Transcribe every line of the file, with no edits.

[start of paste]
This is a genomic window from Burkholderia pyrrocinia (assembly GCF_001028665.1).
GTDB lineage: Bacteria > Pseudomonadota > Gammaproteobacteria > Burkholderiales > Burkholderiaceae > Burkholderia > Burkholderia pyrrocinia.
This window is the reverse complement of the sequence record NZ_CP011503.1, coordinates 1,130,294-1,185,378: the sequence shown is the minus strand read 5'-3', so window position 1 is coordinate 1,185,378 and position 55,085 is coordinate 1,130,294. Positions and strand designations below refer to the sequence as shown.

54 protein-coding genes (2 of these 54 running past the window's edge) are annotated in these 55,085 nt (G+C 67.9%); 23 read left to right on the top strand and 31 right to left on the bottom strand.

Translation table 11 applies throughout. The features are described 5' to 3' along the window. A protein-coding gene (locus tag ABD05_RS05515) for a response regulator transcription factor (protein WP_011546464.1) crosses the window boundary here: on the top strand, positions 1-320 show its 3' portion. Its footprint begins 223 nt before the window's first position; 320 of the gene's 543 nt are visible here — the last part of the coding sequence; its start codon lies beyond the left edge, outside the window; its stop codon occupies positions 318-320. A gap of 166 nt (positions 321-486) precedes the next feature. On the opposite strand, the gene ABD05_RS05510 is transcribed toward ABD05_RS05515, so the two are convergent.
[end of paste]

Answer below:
This is a genomic window from Burkholderia pyrrocinia (assembly GCF_001028665.1).
GTDB lineage: Bacteria > Pseudomonadota > Gammaproteobacteria > Burkholderiales > Burkholderiaceae > Burkholderia > Burkholderia pyrrocinia.
This window is the reverse complement of the sequence record NZ_CP011503.1, coordinates 1,130,294-1,185,378: the sequence shown is the minus strand read 5'-3', so window position 1 is coordinate 1,185,378 and position 55,085 is coordinate 1,130,294. Positions and strand designations below refer to the sequence as shown.

54 protein-coding genes (2 of these 54 running past the window's edge) are annotated in these 55,085 nt (G+C 67.9%); 23 read left to right on the top strand and 31 right to left on the bottom strand.

Translation table 11 applies throughout. The features are described 5' to 3' along the window. A protein-coding gene (locus tag ABD05_RS05515) for a response regulator transcription factor (protein WP_011546464.1) crosses the window boundary here: on the top strand, positions 1-320 show its 3' portion. Its footprint begins 223 nt before the window's first position; 320 of the gene's 543 nt are visible here — the last part of the coding sequence; its start codon lies beyond the left edge, outside the window; its stop codon occupies positions 318-320. A gap of 166 nt (positions 321-486) precedes the next feature. On the opposite strand, the gene ABD05_RS05510 is transcribed toward ABD05_RS05515, so the two are convergent.